Lockheed Martin Aeronautics, the manufacturer of F-35, announced that it received support from the Norwegian government, reaffirming its commitment to continue buying the stealthy F-35 joint strike fighter.

Norway’s defense department, which has planned to buy 52 planes, told its parliament in a 2017 budget proposal that it plans to purchase 12 planes in the 2019 and 2020 “block buys.” 

The plan makes Norway as the first international partner to make such a multiyear purchase.

Ken Ross, spokesman for Lockheed Martin in Fort Worth, said: “They continue to stay strong in the program and it shows the confidence they have in the F-35.”

By committing to buying the F-35 in a future block, the economy of scale will help drive down the cost to the desired $80 million (€72.61 million) to $85 million (€77.14 million) per plane, from $112 million (€101.65 million) per copy in 2013. F-35 customers plan on procuring about 450 aircraft from 2018 to 2020.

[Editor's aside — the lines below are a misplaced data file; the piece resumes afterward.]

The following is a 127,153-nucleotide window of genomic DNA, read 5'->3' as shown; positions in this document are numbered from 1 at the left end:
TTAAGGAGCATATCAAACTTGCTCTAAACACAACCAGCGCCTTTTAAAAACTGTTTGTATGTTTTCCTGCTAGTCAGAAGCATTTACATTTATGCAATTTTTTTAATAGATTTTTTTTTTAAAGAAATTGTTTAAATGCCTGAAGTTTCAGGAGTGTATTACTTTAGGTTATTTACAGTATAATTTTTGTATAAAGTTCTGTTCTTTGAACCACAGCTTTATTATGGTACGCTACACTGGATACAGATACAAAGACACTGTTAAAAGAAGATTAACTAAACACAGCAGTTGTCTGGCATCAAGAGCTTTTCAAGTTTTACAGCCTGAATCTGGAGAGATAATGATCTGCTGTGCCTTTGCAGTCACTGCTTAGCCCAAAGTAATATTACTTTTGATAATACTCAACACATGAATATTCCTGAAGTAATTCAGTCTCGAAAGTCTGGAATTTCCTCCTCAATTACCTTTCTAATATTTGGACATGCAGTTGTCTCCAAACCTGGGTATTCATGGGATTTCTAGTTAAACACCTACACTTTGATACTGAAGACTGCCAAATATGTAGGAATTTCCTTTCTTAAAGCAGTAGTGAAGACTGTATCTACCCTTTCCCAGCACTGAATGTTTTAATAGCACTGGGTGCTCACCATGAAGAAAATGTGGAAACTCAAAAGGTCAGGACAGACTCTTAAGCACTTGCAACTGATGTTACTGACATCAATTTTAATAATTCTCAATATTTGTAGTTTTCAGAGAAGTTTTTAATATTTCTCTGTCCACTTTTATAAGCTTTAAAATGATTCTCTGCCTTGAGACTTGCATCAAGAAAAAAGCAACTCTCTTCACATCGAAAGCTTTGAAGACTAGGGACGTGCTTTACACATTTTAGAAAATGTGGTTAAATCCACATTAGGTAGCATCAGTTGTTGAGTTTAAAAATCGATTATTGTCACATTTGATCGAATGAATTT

Senior Japanese and U.S. government officials joined Lockheed Martin to celebrate the roll out of the first Japan Air Self Defense Force (JASDF) F-35A Lightning II, an important step for Japan’s enhanced national defense program.

Pentagon also gave a statement that Norway and other international partners on the F-35 program have been involved in the concept of a block buy since its inception.  Joe DellaVedova, Pentagon spokesman for the F-35 program, said: “Due to vast economies of scale, all countries will achieve significant reductions on the price of their jets.”